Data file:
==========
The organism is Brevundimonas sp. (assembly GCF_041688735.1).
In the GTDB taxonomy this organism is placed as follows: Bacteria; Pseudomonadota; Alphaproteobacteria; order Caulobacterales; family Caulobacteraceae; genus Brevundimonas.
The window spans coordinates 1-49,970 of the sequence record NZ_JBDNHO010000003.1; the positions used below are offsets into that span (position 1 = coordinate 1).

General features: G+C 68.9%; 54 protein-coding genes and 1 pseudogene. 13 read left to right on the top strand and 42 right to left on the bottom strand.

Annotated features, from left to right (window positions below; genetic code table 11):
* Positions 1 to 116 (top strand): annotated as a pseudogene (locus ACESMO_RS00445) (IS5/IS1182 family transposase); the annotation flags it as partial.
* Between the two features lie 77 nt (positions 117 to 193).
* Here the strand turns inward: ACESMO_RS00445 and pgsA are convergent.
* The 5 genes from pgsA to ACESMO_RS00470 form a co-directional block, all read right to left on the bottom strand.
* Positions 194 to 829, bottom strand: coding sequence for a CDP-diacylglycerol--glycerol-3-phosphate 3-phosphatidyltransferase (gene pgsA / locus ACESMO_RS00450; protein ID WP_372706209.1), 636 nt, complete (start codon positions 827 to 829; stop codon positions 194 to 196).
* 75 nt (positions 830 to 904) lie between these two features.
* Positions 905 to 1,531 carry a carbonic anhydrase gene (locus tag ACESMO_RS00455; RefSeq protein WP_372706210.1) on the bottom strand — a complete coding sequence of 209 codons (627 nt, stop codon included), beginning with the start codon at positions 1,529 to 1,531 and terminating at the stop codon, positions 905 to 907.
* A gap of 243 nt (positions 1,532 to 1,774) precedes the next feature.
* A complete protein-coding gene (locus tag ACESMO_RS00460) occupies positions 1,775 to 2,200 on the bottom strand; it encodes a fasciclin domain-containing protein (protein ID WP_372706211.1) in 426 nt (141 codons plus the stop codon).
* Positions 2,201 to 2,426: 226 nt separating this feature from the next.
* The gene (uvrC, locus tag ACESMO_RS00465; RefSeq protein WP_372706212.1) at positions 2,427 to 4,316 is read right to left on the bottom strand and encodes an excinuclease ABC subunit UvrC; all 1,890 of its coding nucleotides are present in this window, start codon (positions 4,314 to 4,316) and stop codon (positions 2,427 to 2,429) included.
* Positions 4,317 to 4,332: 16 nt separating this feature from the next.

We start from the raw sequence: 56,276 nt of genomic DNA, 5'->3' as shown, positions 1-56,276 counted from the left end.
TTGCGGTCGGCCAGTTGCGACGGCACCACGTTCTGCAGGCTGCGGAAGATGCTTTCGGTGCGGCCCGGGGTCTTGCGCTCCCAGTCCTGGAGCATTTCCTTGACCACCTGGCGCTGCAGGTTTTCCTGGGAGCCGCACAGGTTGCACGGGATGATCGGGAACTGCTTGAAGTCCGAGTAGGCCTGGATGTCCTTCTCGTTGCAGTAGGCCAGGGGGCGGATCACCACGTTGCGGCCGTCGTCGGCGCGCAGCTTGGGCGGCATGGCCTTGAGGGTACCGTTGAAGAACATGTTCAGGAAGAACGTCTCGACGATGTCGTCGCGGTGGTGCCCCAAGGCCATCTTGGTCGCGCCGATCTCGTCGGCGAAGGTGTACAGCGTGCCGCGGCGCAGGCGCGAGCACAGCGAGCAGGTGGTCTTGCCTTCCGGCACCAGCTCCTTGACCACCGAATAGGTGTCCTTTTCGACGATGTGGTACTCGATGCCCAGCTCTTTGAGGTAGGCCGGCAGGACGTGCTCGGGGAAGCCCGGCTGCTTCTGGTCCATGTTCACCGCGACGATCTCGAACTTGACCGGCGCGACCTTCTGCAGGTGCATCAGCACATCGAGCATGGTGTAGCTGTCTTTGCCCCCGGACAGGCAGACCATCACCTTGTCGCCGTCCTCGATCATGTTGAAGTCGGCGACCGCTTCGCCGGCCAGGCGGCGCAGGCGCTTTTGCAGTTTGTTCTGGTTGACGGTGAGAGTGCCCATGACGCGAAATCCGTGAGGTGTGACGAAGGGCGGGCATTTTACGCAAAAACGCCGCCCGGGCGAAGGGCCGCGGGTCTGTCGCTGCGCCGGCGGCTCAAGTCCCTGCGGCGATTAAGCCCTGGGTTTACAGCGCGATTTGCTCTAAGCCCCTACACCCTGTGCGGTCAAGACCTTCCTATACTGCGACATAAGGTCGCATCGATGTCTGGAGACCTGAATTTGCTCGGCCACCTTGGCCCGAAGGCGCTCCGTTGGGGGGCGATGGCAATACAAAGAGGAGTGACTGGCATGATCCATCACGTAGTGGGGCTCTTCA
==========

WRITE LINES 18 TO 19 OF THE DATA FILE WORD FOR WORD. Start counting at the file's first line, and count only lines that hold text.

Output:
We start from the raw sequence: 56,276 nt of genomic DNA, 5'->3' as shown, positions 1-56,276 counted from the left end.
TTGCGGTCGGCCAGTTGCGACGGCACCACGTTCTGCAGGCTGCGGAAGATGCTTTCGGTGCGGCCCGGGGTCTTGCGCTCCCAGTCCTGGAGCATTTCCTTGACCACCTGGCGCTGCAGGTTTTCCTGGGAGCCGCACAGGTTGCACGGGATGATCGGGAACTGCTTGAAGTCCGAGTAGGCCTGGATGTCCTTCTCGTTGCAGTAGGCCAGGGGGCGGATCACCACGTTGCGGCCGTCGTCGGCGCGCAGCTTGGGCGGCATGGCCTTGAGGGTACCGTTGAAGAACATGTTCAGGAAGAACGTCTCGACGATGTCGTCGCGGTGGTGCCCCAAGGCCATCTTGGTCGCGCCGATCTCGTCGGCGAAGGTGTACAGCGTGCCGCGGCGCAGGCGCGAGCACAGCGAGCAGGTGGTCTTGCCTTCCGGCACCAGCTCCTTGACCACCGAATAGGTGTCCTTTTCGACGATGTGGTACTCGATGCCCAGCTCTTTGAGGTAGGCCGGCAGGACGTGCTCGGGGAAGCCCGGCTGCTTCTGGTCCATGTTCACCGCGACGATCTCGAACTTGACCGGCGCGACCTTCTGCAGGTGCATCAGCACATCGAGCATGGTGTAGCTGTCTTTGCCCCCGGACAGGCAGACCATCACCTTGTCGCCGTCCTCGATCATGTTGAAGTCGGCGACCGCTTCGCCGGCCAGGCGGCGCAGGCGCTTTTGCAGTTTGTTCTGGTTGACGGTGAGAGTGCCCATGACGCGAAATCCGTGAGGTGTGACGAAGGGCGGGCATTTTACGCAAAAACGCCGCCCGGGCGAAGGGCCGCGGGTCTGTCGCTGCGCCGGCGGCTCAAGTCCCTGCGGCGATTAAGCCCTGGGTTTACAGCGCGATTTGCTCTAAGCCCCTACACCCTGTGCGGTCAAGACCTTCCTATACTGCGACATAAGGTCGCATCGATGTCTGGAGACCTGAATTTGCTCGGCCACCTTGGCCCGAAGGCGCTCCGTTGGGGGGCGATGGCAATACAAAGAGGAGTGACTGGCATGATCCATCACGTAGTGGGGCTCTTCA